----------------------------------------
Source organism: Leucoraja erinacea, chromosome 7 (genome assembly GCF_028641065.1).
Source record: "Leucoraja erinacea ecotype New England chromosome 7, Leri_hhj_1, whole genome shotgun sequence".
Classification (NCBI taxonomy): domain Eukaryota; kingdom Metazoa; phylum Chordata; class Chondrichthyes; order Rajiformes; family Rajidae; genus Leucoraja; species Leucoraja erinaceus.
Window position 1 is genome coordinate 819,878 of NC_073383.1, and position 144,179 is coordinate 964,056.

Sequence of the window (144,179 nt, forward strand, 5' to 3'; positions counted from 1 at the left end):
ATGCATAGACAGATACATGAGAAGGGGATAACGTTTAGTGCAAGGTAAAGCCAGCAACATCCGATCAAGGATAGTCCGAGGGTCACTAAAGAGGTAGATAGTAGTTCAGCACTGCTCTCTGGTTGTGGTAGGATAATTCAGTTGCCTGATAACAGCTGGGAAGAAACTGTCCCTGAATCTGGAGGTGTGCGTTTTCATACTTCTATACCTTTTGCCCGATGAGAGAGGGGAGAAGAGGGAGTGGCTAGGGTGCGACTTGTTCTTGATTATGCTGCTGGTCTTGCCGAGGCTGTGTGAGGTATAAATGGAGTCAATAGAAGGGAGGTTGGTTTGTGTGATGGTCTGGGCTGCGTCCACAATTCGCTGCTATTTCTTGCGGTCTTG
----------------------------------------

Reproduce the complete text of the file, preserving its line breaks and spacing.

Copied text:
Source organism: Leucoraja erinacea, chromosome 7 (genome assembly GCF_028641065.1).
Source record: "Leucoraja erinacea ecotype New England chromosome 7, Leri_hhj_1, whole genome shotgun sequence".
Classification (NCBI taxonomy): domain Eukaryota; kingdom Metazoa; phylum Chordata; class Chondrichthyes; order Rajiformes; family Rajidae; genus Leucoraja; species Leucoraja erinaceus.
Window position 1 is genome coordinate 819,878 of NC_073383.1, and position 144,179 is coordinate 964,056.

Sequence of the window (144,179 nt, forward strand, 5' to 3'; positions counted from 1 at the left end):
ATGCATAGACAGATACATGAGAAGGGGATAACGTTTAGTGCAAGGTAAAGCCAGCAACATCCGATCAAGGATAGTCCGAGGGTCACTAAAGAGGTAGATAGTAGTTCAGCACTGCTCTCTGGTTGTGGTAGGATAATTCAGTTGCCTGATAACAGCTGGGAAGAAACTGTCCCTGAATCTGGAGGTGTGCGTTTTCATACTTCTATACCTTTTGCCCGATGAGAGAGGGGAGAAGAGGGAGTGGCTAGGGTGCGACTTGTTCTTGATTATGCTGCTGGTCTTGCCGAGGCTGTGTGAGGTATAAATGGAGTCAATAGAAGGGAGGTTGGTTTGTGTGATGGTCTGGGCTGCGTCCACAATTCGCTGCTATTTCTTGCGGTCTTG